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Initially developed by Google, the Dart programming language is now under development as an open source project standardized through the ECMA standards group. Software applications for the web, server, mobile, and Internet of Things (IoT) can be built with Dart.

When first presented by Google, many developers had concerns about yet another language for the web to complicate how web applications are created. Because many web applications are built with JavaScript, developers also were concerned Dart might replace JavaScript without being an improvement.

However, in addition to other functionality, Dart has evolved into a programming language that compiles to JavaScript code. This allows the Dart language to provide benefits that might not be available in other languages with the certainty the result can run in modern web browsers.

What Makes Dart Special?

Perhaps the most interesting part of the Dart language is its relationship to a larger Google project, also called Dart, which tries to solve programming problems beyond web applications.

For example, the project wants to improve the Document Object Model (DOM), the tree structure made of all parts of a web page that programmers use to add or modify content on web pages. Dart also is designed for high performance and ease of use. And it can be used for mobile and Internet of Things applications.

The language also uses C style syntax which makes it relatively easy for programmers to learn if they know C, C++, C#, Java, and other languages with similar syntax rules.

Here’s an example of Dart code to show how it uses C syntax with curly braces and semi-colons to print Hello World!:

void main() {
    print(‘Hello World!’);

Dart uses snapshots to handle out of memory conditions and memory constraints found on mobile hardware so the language can be used on web servers and mobile clients, like JavaScript. Embedded systems used in the Internet of Things (IoT) devices also have constrained memory requirements. To execute multiple computations at the same time, Dart also uses a single isolate — a dedicated chunk or heap of memory — to avoid conflicts and ensure reliability. Isolates communicate through messages which are copied before being sent to another isolate, also adding to reliability.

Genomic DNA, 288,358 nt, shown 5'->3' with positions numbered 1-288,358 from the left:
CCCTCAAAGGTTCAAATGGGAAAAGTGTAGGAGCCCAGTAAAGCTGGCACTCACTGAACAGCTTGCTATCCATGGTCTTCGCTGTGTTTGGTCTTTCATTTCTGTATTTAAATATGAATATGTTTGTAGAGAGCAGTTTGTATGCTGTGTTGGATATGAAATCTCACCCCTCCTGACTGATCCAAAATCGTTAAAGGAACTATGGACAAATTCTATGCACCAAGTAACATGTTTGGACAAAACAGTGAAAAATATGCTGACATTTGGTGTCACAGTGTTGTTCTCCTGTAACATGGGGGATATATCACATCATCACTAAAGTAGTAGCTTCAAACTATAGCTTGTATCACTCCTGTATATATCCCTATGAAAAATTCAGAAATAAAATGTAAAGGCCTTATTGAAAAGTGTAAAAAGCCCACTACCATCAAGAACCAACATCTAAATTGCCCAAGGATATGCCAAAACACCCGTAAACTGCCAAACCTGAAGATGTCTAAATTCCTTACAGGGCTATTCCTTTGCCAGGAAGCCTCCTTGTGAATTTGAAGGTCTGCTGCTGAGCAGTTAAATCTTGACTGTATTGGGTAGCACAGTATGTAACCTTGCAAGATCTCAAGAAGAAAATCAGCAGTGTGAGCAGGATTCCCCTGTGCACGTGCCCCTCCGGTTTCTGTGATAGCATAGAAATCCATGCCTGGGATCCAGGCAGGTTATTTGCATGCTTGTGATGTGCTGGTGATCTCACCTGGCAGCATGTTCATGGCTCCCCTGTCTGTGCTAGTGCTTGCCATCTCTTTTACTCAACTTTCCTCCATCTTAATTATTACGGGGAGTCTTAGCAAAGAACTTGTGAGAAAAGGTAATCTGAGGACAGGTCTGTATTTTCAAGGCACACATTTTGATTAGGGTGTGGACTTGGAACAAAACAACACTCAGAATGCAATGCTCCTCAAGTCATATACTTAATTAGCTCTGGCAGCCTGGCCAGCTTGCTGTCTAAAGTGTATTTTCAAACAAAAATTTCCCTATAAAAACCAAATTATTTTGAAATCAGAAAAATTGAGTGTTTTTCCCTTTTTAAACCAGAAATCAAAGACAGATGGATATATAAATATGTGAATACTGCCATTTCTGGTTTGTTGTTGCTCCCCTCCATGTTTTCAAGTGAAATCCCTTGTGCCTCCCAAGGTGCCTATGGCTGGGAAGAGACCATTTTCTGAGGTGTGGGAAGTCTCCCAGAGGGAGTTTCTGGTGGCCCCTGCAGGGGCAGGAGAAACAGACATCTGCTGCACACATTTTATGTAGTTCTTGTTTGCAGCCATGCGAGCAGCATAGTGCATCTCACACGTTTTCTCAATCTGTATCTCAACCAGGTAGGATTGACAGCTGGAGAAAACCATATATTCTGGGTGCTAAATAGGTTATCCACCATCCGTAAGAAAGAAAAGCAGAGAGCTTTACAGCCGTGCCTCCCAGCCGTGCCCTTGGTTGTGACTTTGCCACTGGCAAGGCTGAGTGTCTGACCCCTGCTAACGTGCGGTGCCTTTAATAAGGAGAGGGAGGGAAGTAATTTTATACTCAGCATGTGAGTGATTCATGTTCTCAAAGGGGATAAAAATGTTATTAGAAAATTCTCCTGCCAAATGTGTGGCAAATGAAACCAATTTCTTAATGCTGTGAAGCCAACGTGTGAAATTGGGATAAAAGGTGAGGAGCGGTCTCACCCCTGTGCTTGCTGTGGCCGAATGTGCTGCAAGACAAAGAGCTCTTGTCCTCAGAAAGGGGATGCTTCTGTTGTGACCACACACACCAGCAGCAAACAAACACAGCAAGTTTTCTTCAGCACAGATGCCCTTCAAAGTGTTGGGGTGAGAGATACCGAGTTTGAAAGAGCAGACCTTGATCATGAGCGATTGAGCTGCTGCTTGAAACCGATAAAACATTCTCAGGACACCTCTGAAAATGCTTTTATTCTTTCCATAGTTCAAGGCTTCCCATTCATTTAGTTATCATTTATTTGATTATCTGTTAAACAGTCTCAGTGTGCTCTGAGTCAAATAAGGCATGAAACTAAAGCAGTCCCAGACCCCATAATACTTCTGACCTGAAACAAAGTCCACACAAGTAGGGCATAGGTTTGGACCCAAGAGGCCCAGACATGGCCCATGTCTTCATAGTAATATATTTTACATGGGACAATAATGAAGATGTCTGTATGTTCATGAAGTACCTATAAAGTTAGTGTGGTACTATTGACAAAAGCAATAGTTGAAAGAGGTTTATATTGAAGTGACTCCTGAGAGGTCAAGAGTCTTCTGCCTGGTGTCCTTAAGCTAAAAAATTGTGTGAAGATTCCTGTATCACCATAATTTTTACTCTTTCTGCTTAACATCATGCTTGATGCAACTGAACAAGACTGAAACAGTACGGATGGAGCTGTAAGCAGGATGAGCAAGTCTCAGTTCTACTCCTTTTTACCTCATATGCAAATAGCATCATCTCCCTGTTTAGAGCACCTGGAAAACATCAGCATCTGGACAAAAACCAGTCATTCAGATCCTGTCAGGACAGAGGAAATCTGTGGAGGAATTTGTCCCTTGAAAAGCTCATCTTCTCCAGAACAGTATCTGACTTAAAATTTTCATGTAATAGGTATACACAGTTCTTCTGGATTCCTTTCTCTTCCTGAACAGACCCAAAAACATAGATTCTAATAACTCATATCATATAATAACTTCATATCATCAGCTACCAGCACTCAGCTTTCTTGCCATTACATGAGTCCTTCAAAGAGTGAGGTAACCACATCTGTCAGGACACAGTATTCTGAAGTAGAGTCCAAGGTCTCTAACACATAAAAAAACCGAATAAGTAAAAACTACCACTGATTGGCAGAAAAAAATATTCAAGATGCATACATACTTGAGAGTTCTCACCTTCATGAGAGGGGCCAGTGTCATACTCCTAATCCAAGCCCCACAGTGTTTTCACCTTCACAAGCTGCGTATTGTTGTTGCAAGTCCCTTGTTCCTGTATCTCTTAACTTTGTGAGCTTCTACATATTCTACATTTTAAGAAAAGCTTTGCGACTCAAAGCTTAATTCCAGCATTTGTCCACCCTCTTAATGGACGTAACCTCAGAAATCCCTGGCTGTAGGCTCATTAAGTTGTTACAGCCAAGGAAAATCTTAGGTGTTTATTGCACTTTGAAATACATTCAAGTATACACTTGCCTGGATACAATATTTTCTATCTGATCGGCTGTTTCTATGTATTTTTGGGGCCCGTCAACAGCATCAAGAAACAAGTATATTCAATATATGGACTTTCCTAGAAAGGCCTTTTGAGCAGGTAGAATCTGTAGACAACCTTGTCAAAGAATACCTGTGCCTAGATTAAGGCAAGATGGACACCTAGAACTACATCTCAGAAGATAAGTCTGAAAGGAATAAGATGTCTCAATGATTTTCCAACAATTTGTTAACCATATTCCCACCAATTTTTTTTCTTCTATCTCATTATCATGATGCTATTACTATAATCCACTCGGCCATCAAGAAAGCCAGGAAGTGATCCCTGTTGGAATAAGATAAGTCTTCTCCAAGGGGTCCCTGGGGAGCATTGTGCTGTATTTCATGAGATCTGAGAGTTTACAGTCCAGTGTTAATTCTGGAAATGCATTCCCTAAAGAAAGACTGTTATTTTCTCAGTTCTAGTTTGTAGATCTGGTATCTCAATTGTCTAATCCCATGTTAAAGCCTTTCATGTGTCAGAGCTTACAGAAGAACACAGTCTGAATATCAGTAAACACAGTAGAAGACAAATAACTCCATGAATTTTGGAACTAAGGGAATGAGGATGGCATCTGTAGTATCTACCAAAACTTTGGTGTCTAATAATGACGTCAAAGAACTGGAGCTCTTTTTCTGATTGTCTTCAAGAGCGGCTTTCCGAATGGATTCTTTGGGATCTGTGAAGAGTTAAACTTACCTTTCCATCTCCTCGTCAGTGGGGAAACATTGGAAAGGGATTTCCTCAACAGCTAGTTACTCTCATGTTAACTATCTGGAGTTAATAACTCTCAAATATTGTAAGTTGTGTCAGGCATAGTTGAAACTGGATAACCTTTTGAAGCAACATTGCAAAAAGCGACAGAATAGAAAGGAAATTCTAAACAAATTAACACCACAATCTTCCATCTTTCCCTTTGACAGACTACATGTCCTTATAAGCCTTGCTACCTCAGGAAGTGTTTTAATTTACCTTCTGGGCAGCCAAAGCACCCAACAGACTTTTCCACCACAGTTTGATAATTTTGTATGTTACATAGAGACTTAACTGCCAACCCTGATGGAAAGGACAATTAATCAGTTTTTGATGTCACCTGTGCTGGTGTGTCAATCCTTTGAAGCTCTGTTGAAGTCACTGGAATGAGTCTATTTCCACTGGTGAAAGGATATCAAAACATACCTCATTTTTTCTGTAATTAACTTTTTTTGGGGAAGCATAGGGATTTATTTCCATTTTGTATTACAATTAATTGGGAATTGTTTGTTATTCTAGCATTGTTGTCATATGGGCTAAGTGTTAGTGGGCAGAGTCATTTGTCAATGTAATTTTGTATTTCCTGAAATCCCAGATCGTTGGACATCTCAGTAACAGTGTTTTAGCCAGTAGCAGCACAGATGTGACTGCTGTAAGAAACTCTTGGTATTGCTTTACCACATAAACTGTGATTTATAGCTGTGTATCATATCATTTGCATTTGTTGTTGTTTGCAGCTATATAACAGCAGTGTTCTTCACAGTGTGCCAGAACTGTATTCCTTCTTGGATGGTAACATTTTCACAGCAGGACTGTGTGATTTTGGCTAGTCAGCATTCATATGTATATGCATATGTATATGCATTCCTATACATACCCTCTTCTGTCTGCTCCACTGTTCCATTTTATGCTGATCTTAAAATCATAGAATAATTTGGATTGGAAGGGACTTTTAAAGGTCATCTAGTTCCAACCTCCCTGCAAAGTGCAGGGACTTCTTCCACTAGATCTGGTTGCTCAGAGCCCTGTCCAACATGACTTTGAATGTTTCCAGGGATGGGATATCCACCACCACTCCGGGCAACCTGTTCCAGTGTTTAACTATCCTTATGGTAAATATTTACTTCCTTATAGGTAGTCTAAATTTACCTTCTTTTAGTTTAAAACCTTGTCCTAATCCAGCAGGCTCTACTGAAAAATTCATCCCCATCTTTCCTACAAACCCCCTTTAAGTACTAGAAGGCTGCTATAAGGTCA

Dart streamlines a number of small but useful aspects of programming, making it easier to use objects and reduce the amount of written code. When compiled to JavaScript, for example, unused code is shaken out and ignored when creating code for an application. Parameters also can be named to help clarify the meaning of values being passed. And Dart lets you set up a stream instead of having to use repeated callbacks to capture messages and input, for example, clicks on a web page.

The Dart community also has created a simple but thorough online presence for tutorials, code examples, and other learning materials. The DartPad, for example, makes it easy to try the language and practice.

How is Dart Used?

Dart is primarily used for applications that work across a number of environments, for example, web servers and clients, mobile devices, and intelligent objects used in IoT projects where memory usage is limited. Large companies, startups, and companies in between those extremes use Dart to create a variety of applications. The list of who uses Dart, on their site, shows a wide range of often mundane but important uses for the language, a sign the language is productive, adaptable, and not over-built.

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